Read. Take a practice test. Any test prep book should come with several tests. Read.
When I say read, I don’t mean read a test prep book, I don’t mean read lists of vocabulary or formulas. Read everything you can find. It doesn’t have to be great literature or even non-fiction. Science fiction, historical fiction, fantasy, it doesn’t matter. Reading adds depth to your writing. It expands your vocabulary. It also helps you find your voice.
However, that’s not advice that is relevant immediately before, or even a few months before a test.
What test prep institutes do is teach a few strategies, including some basic knowledge of statistics and the structure of the tests. This is very useful, but all that information is available in any of a hundred books or even online. If you can’t bring yourself to study, and I certainly have my own procrastination problems, then a test prep institute may be helpful.
There are several problems with what test prep institutes do.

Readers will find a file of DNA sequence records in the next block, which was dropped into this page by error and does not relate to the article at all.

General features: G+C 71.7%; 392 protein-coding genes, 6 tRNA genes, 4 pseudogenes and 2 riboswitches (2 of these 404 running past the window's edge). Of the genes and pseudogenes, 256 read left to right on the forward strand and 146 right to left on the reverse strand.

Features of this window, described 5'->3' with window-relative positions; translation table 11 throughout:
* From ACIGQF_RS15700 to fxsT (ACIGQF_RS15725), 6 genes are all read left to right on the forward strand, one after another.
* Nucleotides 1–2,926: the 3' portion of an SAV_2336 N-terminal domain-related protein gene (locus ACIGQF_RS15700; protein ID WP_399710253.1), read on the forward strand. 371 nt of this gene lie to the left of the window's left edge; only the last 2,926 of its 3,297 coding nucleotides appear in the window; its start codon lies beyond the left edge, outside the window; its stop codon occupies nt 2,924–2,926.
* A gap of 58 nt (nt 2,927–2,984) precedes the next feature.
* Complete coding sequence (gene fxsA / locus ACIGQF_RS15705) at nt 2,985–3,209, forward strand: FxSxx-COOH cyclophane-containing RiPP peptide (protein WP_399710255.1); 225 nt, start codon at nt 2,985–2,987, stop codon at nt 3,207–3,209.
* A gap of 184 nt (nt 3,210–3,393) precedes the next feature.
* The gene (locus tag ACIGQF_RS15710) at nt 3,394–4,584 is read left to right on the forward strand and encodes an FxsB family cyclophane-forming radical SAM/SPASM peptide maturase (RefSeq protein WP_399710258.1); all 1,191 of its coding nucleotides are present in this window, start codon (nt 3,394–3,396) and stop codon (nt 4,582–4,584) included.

First of all, they’re interested in your score, only your score and nothing else. Your core understanding is irrelevant to them, but it should be relevant to you. We take these tests to get into places where we’re going to need the knowledge that the tests are supposed to evaluate, so lacking the knowledge is a bad idea in the long run.
Second, test prep institutes do what works for the majority. You are the only person who really knows how your mind works and what will help you succeed. Do you learn better from visual or auditory stimuli?
Finally, remember to take all advertising with a grain of salt. People generally do significantly better the second time they take the exam, so stating that students gain an average of fifty or a hundred points, isn’t really that relevant. Also, when looking at average scores for their students, consider who their students are likely to be. Test prep institutes attract people who are overachievers, for obvious reasons.
Test prep institutes can be a useful tool, but you’re probably better off studying on your own, or with friends and family. That’s what test prep institutes don’t want you to know.